My first official day as a student at Bath Spa University was an evening reception before classes started. I was absolutely terrified: Would people like me? Would I like them? Would the other students beat me up and steal my lunch money? Actually, it was a wonderful evening. I met my tutors, my fellow classmates, chatted about books and writing, and even made friends. I was shocked (and blogged about it all here).
Late in the evening, I was introduced to another student, and heard a familiar accent. She was Canadian, and so pleased to meet "another North American." We stuck together from then on and became good friends.
Actually, I think we sometimes drove our British classmates nuts. She would come up to me at the beginning of class and say, "You won't believe what happened in this restaurant last night," and I would tell her about a crazy incident on the bus. We were catty gossips. But it feels so good to talk to someone who understands all the weirdness of being a foreigner living in the UK.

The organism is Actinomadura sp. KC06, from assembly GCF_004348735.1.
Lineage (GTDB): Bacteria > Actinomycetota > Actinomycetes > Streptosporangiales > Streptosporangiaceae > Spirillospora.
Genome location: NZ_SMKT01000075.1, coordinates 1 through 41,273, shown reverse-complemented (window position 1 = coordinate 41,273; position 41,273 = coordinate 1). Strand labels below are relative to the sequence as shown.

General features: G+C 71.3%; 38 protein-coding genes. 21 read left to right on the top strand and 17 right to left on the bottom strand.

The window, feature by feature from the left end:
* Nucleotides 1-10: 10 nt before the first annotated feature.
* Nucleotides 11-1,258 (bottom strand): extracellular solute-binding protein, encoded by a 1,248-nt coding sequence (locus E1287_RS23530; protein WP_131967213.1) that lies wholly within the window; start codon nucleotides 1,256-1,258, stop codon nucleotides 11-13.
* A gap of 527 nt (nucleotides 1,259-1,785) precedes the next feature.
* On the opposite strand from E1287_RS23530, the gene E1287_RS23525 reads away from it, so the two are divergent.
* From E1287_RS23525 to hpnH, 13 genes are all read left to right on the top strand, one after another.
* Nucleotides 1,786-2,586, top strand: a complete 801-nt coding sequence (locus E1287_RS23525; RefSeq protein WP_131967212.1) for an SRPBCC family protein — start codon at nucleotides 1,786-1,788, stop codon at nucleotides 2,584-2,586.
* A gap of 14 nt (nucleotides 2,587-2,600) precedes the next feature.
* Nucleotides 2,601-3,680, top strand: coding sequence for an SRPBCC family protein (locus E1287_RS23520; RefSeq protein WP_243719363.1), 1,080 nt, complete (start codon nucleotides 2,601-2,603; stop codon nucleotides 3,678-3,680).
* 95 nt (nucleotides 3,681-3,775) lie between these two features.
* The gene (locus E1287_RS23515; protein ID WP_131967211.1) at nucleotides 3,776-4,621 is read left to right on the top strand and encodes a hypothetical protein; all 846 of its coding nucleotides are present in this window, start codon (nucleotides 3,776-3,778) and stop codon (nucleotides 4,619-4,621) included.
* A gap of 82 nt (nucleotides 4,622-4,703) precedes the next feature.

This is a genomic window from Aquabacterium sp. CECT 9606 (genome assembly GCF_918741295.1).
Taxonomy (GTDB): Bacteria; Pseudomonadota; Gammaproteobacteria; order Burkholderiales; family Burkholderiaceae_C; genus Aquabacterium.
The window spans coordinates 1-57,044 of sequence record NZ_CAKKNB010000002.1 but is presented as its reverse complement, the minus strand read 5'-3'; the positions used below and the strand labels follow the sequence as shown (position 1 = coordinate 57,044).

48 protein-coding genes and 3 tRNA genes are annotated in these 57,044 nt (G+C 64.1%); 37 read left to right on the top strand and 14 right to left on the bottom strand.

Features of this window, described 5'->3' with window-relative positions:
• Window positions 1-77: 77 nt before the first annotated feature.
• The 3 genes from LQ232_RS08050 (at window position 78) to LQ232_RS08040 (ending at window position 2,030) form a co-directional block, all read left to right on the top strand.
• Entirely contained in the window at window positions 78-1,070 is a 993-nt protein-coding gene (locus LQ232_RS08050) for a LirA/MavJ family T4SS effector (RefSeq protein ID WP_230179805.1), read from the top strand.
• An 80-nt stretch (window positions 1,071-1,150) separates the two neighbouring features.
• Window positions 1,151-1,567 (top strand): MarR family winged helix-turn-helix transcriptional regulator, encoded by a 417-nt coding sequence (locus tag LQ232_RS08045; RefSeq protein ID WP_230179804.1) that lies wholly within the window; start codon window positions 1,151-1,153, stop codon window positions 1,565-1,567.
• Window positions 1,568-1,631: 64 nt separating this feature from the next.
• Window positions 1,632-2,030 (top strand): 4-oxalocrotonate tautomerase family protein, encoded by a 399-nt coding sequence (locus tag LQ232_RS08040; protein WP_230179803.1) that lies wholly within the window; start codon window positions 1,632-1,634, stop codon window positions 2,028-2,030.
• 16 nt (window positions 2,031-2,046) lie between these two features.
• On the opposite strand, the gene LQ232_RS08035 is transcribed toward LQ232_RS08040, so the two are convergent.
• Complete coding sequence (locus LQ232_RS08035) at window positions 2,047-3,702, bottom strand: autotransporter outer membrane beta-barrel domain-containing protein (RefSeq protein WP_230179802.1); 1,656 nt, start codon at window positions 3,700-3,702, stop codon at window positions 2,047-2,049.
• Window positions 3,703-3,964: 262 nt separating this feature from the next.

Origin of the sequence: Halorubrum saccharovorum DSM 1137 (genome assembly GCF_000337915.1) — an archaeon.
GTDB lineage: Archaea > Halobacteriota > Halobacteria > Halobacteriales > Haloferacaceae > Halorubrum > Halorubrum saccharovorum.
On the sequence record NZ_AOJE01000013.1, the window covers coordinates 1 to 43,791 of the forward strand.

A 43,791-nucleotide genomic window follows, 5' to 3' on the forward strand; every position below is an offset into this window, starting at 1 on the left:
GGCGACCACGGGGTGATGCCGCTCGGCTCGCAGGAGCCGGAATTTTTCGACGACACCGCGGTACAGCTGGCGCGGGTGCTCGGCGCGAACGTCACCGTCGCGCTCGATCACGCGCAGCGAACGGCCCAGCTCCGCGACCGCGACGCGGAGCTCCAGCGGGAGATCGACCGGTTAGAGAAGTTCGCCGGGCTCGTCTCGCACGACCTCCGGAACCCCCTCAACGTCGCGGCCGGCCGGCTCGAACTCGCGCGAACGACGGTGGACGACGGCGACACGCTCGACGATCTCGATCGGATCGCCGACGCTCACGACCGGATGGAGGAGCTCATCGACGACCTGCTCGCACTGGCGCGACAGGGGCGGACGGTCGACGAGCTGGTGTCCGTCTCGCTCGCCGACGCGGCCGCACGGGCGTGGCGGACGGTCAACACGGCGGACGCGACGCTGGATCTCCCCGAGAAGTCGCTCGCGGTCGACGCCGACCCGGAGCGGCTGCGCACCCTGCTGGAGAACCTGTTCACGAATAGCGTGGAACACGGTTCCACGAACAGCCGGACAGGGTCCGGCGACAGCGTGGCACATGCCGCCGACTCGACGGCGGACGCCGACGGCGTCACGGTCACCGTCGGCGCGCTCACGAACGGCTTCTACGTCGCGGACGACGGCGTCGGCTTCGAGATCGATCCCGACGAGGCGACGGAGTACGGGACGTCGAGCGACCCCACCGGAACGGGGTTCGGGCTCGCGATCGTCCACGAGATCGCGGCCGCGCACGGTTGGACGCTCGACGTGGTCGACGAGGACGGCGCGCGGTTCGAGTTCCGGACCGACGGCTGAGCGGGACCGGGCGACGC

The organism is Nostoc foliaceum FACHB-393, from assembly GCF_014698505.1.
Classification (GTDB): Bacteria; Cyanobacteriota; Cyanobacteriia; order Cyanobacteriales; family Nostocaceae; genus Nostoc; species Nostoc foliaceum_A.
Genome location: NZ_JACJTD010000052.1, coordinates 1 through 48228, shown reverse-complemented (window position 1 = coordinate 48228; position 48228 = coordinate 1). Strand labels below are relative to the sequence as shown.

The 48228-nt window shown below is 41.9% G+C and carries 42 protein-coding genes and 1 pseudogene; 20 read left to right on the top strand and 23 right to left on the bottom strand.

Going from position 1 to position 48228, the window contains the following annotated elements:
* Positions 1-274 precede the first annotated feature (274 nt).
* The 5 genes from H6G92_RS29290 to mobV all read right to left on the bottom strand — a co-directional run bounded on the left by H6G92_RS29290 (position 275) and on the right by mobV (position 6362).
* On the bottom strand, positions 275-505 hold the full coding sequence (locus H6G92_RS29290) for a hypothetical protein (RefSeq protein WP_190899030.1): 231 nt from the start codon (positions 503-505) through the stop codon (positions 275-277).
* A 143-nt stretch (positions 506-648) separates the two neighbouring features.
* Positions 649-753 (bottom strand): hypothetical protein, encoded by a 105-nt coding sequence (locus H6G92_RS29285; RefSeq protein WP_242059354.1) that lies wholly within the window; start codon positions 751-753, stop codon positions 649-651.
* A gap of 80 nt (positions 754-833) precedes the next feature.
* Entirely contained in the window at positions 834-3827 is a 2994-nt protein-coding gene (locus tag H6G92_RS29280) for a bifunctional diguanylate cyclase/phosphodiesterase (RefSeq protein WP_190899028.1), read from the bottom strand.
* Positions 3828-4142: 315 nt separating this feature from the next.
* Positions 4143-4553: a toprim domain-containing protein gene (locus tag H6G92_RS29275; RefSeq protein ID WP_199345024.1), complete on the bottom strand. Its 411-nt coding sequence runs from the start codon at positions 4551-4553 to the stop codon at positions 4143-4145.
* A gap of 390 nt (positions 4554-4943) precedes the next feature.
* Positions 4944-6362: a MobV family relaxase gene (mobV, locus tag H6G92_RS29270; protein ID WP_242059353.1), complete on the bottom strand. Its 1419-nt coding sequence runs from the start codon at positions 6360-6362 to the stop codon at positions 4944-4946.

I've never sought out foreigners while living here. I don't go to any secret American clubs (though I do regularly attend the Bristol Badgers baseball games in the summer!). Regardless, many of my closest friends in this country are foreigners. Dutch, Portuguese, Irish, Canadian, etc. Our accents stick out like a sore thumb, friends introduce us, somehow we always find each other.
I was reminded of this with my recent post on Explaining cultural differences. I was pleased so many of you joined in the conversation, British, Irish, American. And many of my online expat friends. Elisabeth (FictionForge) has lived various places in Europe, Mary Witzl, has lived all over, and blogs her fascinating stories about life abroad. I met author Heidi Ayarbe (an American living in Columbia) over Twitter. Author Keren David (a Brit who has lived in the Netherlands) blogs occasionally about her expat experiences. I didn't deliberately search you out, but I've been so happy to find you and share my experiences with you.
That's part of the reason I've given up with these doom and gloom articles about how Twitter or blogs or Facebook are destroying the fabric of our society. I've made so many friends online, fellow writers, fellow expats, fellow readers, and I'm so grateful to you all for "getting it."